This is a radically simple solution to a massive problem. The GravityLight eliminates carbon emissions, provides a safe, burn-free light source, and the device is cost-efficient. Replacing the cost of kerosene means the lamp will pay for itself within two to three months, helping poverty-stricken families ease dependency on fuel.

Originally sponsored by a pitch on the crowdfunding site, Indiegogo, the prototype has been tested over the last few years in Africa, Asia, Latin America and the Middle East. “We have since then been on a swift path to production to take it to scale with a significantly lower cost. [The updated model] is more robust, more effective, more efficient, and the design has been configured to be more easily usable for women and children,” said Reeves. The founders launched a second Indiegogo pitch to scale production of the updated model.

Image for article titled Turns out the answer to helping end energy poverty could be ready at the drop of a weight

Shell’s Springboard award exists to throw its weight behind bright energy ideas just like these—ideas that can make an immediate, tangible difference. Over the last ten years, the fund has helped 86 small and medium-sized enterprises expand their vision for reducing carbon emissions. Recognizing the need for action today, Shell’s aim is to rapidly push forward production on market-ready products.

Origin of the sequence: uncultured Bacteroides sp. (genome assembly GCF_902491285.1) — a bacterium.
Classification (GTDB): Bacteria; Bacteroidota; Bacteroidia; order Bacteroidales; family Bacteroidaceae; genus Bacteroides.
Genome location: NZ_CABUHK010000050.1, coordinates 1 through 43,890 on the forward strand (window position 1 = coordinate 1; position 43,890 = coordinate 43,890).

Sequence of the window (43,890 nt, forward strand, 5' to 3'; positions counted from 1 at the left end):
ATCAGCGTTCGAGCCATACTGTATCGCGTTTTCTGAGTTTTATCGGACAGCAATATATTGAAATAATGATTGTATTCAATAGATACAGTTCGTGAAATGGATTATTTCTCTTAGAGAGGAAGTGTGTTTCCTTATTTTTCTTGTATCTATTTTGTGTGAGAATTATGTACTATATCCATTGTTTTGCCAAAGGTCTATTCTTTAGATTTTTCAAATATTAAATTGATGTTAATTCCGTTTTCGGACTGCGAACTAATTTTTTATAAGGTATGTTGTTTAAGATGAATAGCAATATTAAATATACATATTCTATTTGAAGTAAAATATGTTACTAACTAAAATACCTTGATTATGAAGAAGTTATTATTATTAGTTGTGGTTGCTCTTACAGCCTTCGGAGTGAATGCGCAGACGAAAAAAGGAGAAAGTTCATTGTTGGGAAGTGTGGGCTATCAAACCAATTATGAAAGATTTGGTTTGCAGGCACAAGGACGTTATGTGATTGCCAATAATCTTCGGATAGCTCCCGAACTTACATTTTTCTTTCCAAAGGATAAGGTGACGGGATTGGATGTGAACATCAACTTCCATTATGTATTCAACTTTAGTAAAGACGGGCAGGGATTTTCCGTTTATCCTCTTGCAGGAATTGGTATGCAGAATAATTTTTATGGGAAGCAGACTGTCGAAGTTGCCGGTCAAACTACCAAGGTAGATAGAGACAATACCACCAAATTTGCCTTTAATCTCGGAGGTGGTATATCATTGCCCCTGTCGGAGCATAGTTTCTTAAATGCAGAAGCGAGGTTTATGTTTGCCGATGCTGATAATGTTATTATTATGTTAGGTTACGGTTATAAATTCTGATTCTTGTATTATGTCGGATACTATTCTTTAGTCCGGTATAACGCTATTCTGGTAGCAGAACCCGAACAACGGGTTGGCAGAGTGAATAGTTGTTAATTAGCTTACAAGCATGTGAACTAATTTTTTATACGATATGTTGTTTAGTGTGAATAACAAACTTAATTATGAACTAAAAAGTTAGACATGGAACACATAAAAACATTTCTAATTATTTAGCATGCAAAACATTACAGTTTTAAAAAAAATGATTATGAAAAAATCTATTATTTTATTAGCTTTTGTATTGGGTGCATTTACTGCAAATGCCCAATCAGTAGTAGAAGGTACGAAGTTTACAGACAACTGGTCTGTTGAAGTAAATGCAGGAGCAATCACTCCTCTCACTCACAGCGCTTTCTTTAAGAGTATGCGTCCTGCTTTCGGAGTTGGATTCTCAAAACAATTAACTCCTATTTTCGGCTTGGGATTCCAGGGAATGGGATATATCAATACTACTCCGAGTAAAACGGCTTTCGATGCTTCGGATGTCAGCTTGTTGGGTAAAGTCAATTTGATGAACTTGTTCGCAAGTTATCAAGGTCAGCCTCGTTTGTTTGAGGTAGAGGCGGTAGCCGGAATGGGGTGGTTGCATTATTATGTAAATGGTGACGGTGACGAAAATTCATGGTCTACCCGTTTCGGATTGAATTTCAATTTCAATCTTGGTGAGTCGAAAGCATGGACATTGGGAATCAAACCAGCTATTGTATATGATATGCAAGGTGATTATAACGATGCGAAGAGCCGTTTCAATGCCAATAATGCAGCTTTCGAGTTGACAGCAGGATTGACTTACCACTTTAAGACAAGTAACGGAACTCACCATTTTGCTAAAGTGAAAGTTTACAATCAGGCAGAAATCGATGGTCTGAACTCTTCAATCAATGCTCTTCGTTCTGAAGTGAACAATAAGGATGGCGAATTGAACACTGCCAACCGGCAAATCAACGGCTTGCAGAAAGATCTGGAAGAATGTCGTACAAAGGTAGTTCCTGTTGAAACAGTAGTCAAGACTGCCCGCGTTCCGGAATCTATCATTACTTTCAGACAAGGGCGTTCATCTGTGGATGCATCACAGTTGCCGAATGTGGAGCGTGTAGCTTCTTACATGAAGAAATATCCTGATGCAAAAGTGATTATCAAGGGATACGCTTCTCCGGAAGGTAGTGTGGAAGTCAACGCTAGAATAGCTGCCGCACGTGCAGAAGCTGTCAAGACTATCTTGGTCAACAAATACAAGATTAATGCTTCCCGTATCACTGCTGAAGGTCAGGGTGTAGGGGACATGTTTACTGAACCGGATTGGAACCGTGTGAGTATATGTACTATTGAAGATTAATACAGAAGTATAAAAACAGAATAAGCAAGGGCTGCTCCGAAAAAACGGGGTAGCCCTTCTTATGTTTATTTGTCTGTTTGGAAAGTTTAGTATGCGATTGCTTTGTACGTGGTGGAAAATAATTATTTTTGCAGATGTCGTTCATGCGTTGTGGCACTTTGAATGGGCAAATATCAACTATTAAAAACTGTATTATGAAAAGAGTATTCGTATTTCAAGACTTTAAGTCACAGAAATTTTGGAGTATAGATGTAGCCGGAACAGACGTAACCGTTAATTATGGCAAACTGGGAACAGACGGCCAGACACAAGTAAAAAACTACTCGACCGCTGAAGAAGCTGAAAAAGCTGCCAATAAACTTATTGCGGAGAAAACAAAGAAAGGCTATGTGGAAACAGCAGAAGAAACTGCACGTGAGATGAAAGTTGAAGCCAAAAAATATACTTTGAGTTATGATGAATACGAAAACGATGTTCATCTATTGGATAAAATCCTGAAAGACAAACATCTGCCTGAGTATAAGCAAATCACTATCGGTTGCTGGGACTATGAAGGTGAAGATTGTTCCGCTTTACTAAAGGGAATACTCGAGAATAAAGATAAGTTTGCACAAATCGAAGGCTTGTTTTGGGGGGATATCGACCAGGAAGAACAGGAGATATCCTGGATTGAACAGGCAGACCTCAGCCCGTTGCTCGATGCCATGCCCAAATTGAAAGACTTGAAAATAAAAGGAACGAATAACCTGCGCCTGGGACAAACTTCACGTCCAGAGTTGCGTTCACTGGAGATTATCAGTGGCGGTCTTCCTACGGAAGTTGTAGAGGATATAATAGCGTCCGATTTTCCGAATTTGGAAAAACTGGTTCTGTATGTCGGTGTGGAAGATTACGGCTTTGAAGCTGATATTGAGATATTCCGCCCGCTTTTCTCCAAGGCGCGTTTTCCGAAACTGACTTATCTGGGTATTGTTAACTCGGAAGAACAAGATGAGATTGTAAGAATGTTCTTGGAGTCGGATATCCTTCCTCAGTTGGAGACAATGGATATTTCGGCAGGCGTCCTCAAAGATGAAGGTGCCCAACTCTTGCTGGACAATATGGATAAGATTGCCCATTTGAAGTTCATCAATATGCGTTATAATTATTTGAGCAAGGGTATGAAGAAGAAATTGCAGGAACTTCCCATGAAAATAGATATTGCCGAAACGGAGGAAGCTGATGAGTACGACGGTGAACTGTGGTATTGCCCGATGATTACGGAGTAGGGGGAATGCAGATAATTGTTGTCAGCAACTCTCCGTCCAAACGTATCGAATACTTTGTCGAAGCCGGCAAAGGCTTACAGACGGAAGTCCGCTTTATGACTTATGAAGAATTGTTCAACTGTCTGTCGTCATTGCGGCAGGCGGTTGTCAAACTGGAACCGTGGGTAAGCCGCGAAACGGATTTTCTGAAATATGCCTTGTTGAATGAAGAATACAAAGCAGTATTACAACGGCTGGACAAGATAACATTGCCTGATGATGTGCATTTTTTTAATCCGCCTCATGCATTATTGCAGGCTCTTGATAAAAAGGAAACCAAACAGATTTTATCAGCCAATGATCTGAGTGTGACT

Last year the team behind the GravityLight was named the 2015 Shell Springboard National Winner. That win earned them an £150,000 award to help scale the business, which means the light can do good work much sooner and at a grander scale. The IFC-World Bank Lighting Global program found that replacing all kerosene lamps in use with off-grid lighting would reduce annual greenhouse gas emissions in the United States by the equivalent of approximately 5 percent. For a country like India, that could potentially mean an approximate 12% annual reduction.

An extra hour of light a day will improve lives enormously. Children can study longer, adults can work an extra hour, and families can live safely, brightly, and begin to work free from the burden of energy poverty.

This article was produced on behalf of Shell by the Quartz marketing team and not by the Quartz editorial staff.

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